John C. Crelling
Written by Sue M. Rimmer
TSOP Newsletter 35 (4)

John Crawford Crelling, a renowned coal petrologist, passed away on September 27, 2018. Jack, as he was known to family, friends, and colleagues from around the world, was a consummate professional, a dedicated teacher and mentor, and an insightful researcher. He was born in Philadelphia, PA on June 13, 1941. He received a B.A. in Geology in 1964 from the University of Delaware, and an M.S. (1967) and Ph.D. (1972) in Geology from The Pennsylvania State University. He was also a Captain in the Army Corps of Engineers (1968-1970) where he taught at the Army Engineer School (Ft. Belvoir, VA) and served in Viet Nam where he commanded the 579th Engineer Detachment (Terrain Intelligence) and earned the Bronze Star.
Following his Ph.D. studies, Jack worked for five years in charge of the Coal and Coke Section at the Homer Research Laboratory, Bethlehem Steel. Here, Jack developed his life-long research interest in cokes and the controls on coke quality and properties. This was a significant step in his development as a researcher and, incidentally, an interesting segue from his graduate studies where his M.S. research had been on the coal/coke petrology of natural cokes in the Purgatoire River valley, and his Ph.D. on igneous petrology of dikes in the Spanish Peaks area in southern Colorado. While at Bethlehem Steel, Jack conducted research on the effects of coal weathering on coke quality. This early work led the way for many projects on coking as he moved on in 1977 to a teaching position in the Geology Department at Southern Illinois University Carbondale (SIUC).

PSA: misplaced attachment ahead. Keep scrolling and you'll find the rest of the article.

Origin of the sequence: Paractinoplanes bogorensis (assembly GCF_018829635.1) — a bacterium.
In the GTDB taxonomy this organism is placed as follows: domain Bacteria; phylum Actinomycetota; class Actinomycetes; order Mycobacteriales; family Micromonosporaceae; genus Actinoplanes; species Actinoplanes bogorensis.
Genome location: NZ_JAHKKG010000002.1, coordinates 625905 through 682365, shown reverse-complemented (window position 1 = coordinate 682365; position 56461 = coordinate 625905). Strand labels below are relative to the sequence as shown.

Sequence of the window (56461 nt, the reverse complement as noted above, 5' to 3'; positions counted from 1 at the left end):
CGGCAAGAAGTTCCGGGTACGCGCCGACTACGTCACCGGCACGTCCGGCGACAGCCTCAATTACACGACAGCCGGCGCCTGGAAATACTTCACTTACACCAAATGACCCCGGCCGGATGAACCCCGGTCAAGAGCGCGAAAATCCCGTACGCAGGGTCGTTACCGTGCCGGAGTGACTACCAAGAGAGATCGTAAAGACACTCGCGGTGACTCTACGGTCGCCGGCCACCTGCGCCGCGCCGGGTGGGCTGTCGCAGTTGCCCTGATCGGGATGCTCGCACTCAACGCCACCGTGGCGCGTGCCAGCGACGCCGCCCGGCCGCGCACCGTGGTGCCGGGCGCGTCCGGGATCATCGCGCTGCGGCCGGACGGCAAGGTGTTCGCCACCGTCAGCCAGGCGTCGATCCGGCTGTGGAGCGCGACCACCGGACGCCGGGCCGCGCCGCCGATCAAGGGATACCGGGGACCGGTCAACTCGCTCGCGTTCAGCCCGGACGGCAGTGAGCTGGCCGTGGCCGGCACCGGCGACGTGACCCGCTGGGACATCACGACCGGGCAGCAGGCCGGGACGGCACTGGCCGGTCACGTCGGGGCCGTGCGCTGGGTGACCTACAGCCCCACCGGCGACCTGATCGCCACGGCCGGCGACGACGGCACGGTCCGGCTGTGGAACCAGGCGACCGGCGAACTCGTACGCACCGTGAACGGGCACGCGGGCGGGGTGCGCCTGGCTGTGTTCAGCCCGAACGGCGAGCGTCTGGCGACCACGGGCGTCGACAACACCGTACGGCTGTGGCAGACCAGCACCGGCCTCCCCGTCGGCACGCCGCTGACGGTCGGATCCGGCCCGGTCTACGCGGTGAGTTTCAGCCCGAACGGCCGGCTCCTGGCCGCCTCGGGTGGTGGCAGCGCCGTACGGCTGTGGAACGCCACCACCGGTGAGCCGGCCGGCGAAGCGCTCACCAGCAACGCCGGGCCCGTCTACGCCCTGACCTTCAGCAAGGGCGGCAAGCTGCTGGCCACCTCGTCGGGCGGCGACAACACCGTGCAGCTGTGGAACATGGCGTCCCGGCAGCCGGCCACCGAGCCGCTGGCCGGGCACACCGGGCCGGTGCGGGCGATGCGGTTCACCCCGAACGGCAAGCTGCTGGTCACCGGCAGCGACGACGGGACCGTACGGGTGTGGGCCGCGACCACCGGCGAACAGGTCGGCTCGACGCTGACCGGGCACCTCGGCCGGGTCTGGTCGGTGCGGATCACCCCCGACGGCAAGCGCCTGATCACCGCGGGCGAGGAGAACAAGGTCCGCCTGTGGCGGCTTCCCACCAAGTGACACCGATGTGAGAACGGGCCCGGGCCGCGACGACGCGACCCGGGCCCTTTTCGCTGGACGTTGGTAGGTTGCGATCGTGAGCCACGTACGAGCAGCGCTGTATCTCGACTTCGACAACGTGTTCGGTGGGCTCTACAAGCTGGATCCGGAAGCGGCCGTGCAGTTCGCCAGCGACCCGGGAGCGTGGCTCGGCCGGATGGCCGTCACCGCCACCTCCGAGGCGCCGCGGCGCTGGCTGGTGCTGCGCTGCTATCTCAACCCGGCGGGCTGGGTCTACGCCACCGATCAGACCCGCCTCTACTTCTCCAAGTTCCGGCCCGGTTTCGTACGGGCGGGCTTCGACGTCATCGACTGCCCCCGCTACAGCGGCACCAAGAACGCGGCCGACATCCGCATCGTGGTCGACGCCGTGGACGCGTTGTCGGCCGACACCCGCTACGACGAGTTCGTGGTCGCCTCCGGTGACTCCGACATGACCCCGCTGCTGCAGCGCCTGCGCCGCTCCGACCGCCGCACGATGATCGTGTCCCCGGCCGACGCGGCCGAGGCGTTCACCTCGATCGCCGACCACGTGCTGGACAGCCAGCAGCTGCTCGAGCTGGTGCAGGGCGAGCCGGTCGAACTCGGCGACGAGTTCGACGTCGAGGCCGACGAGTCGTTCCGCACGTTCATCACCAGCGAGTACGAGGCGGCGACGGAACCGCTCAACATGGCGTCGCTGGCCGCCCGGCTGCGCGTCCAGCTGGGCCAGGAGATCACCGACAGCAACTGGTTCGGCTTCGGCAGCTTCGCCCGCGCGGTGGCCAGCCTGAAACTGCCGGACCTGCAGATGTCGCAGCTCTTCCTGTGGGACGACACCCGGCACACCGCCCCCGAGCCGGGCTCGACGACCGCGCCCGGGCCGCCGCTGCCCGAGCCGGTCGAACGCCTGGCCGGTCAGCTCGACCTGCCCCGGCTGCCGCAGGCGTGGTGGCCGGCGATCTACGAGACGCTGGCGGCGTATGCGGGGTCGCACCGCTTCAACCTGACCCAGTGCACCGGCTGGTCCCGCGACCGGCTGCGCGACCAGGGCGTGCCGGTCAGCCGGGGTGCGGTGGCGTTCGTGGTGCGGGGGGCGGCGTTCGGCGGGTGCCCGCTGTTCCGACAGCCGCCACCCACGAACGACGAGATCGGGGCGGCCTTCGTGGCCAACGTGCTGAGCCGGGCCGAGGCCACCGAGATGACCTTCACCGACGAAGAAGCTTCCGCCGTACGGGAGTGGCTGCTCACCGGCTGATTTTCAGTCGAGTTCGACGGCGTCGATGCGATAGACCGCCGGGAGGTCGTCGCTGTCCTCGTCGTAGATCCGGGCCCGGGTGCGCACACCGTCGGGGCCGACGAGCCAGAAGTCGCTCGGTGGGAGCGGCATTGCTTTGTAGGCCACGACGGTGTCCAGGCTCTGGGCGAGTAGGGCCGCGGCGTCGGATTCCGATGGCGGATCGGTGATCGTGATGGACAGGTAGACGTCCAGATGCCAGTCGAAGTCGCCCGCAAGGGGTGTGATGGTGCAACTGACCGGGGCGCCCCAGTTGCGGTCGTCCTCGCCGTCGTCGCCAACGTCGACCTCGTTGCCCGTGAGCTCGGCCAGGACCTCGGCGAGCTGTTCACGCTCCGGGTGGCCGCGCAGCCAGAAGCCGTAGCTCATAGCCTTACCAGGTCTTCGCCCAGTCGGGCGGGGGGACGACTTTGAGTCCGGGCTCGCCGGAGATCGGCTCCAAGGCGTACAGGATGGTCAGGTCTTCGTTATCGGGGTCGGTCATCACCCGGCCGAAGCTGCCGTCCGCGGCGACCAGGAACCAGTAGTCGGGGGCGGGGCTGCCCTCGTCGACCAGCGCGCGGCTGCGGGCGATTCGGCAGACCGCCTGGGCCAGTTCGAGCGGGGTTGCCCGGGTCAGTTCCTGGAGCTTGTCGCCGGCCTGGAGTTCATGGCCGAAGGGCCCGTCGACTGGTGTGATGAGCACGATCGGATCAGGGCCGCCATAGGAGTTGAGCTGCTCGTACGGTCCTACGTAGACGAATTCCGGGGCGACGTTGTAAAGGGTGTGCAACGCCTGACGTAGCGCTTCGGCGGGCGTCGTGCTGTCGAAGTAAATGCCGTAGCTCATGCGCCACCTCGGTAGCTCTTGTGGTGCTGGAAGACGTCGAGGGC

Jack worked his way up the ranks at SIUC, from Assistant Professor (1977-1981), to Associate (1981-1987), to Full Professor (1987-2006). Following his retirement, he held the position of Research Professor (2006-2018). During his time at SIUC, Jack developed a world-class coal laboratory, working over the years with many faculty within the department (including Professors Dutcher, Jobling, Kruge, Anderson, and Rimmer) along with numerous visitors to his lab from the around the world. Jack recognized the importance of visiting other labs (such as at the University of Utah and Imperial College, London, UK) and hosted many visitors to his lab in Carbondale. He had collaborators in the United Kingdom, France, Spain, Canada, Pakistan, Japan, China, the Czech Republic, and the Netherlands, among others. He developed a strong association with the University of Newcastle-upon-Tyne in the UK, especially with Dr. Harry Marsh and his research group, with Jack visiting Newcastle several times and spending a memorable sabbatical there in 1991. The visits were reciprocated when Harry Marsh had an extended stay in Carbondale in the early 1990's.